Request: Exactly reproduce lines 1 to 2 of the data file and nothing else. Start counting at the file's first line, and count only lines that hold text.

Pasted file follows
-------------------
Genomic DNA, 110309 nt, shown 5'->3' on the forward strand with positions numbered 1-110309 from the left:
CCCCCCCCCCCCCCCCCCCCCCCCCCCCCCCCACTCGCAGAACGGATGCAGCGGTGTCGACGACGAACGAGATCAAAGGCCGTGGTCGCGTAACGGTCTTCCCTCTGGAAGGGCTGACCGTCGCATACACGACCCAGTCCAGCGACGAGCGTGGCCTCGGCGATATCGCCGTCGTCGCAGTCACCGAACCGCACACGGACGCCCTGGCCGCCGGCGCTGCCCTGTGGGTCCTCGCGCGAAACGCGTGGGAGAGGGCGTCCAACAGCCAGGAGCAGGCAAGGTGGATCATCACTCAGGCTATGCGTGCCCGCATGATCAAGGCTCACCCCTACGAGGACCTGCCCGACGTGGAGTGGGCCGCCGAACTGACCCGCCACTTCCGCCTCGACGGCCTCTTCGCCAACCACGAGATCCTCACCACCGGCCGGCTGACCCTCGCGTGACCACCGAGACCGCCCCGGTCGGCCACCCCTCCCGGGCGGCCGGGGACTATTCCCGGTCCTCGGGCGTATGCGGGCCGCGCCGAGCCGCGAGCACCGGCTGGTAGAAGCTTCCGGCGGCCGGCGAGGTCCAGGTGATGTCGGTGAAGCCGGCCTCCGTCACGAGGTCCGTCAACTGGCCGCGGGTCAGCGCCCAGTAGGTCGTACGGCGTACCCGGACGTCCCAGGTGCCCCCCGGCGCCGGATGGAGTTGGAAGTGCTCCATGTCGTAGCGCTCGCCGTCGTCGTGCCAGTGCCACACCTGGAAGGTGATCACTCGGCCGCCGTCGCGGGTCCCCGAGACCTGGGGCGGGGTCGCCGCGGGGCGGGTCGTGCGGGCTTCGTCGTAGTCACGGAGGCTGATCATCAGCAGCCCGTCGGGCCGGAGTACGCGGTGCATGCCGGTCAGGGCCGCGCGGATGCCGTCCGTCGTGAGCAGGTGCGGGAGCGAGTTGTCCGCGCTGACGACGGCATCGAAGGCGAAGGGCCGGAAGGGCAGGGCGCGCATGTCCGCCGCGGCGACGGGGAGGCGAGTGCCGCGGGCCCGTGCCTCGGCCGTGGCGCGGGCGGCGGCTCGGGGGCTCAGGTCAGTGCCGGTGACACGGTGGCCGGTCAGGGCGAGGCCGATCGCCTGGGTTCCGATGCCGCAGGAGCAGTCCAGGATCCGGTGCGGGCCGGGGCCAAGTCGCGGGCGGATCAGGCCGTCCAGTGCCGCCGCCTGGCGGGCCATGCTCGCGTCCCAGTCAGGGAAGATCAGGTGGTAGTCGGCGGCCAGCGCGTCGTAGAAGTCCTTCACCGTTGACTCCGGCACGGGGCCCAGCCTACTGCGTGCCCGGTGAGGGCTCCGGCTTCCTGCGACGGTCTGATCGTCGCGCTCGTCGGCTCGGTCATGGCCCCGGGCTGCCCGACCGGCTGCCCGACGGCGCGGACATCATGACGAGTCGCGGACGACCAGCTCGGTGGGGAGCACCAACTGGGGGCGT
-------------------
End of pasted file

Genomic DNA, 110309 nt, shown 5'->3' on the forward strand with positions numbered 1-110309 from the left:
CCCCCCCCCCCCCCCCCCCCCCCCCCCCCCCCACTCGCAGAACGGATGCAGCGGTGTCGACGACGAACGAGATCAAAGGCCGTGGTCGCGTAACGGTCTTCCCTCTGGAAGGGCTGACCGTCGCATACACGACCCAGTCCAGCGACGAGCGTGGCCTCGGCGATATCGCCGTCGTCGCAGTCACCGAACCGCACACGGACGCCCTGGCCGCCGGCGCTGCCCTGTGGGTCCTCGCGCGAAACGCGTGGGAGAGGGCGTCCAACAGCCAGGAGCAGGCAAGGTGGATCATCACTCAGGCTATGCGTGCCCGCATGATCAAGGCTCACCCCTACGAGGACCTGCCCGACGTGGAGTGGGCCGCCGAACTGACCCGCCACTTCCGCCTCGACGGCCTCTTCGCCAACCACGAGATCCTCACCACCGGCCGGCTGACCCTCGCGTGACCACCGAGACCGCCCCGGTCGGCCACCCCTCCCGGGCGGCCGGGGACTATTCCCGGTCCTCGGGCGTATGCGGGCCGCGCCGAGCCGCGAGCACCGGCTGGTAGAAGCTTCCGGCGGCCGGCGAGGTCCAGGTGATGTCGGTGAAGCCGGCCTCCGTCACGAGGTCCGTCAACTGGCCGCGGGTCAGCGCCCAGTAGGTCGTACGGCGTACCCGGACGTCCCAGGTGCCCCCCGGCGCCGGATGGAGTTGGAAGTGCTCCATGTCGTAGCGCTCGCCGTCGTCGTGCCAGTGCCACACCTGGAAGGTGATCACTCGGCCGCCGTCGCGGGTCCCCGAGACCTGGGGCGGGGTCGCCGCGGGGCGGGTCGTGCGGGCTTCGTCGTAGTCACGGAGGCTGATCATCAGCAGCCCGTCGGGCCGGAGTACGCGGTGCATGCCGGTCAGGGCCGCGCGGATGCCGTCCGTCGTGAGCAGGTGCGGGAGCGAGTTGTCCGCGCTGACGACGGCATCGAAGGCGAAGGGCCGGAAGGGCAGGGCGCGCATGTCCGCCGCGGCGACGGGGAGGCGAGTGCCGCGGGCCCGTGCCTCGGCCGTGGCGCGGGCGGCGGCTCGGGGGCTCAGGTCAGTGCCGGTGACACGGTGGCCGGTCAGGGCGAGGCCGATCGCCTGGGTTCCGATGCCGCAGGAGCAGTCCAGGATCCGGTGCGGGCCGGGGCCAAGTCGCGGGCGGATCAGGCCGTCCAGTGCCGCCGCCTGGCGGGCCATGCTCGCGTCCCAGTCAGGGAAGATCAGGTGGTAGTCGGCGGCCAGCGCGTCGTAGAAGTCCTTCACCGTTGACTCCGGCACGGGGCCCAGCCTACTGCGTGCCCGGTGAGGGCTCCGGCTTCCTGCGACGGTCTGATCGTCGCGCTCGTCGGCTCGGTCATGGCCCCGGGCTGCCCGACCGGCTGCCCGACGGCGCGGACATCATGACGAGTCGCGGACGACCAGCTCGGTGGGGAGCACCAACTGGGGGCGT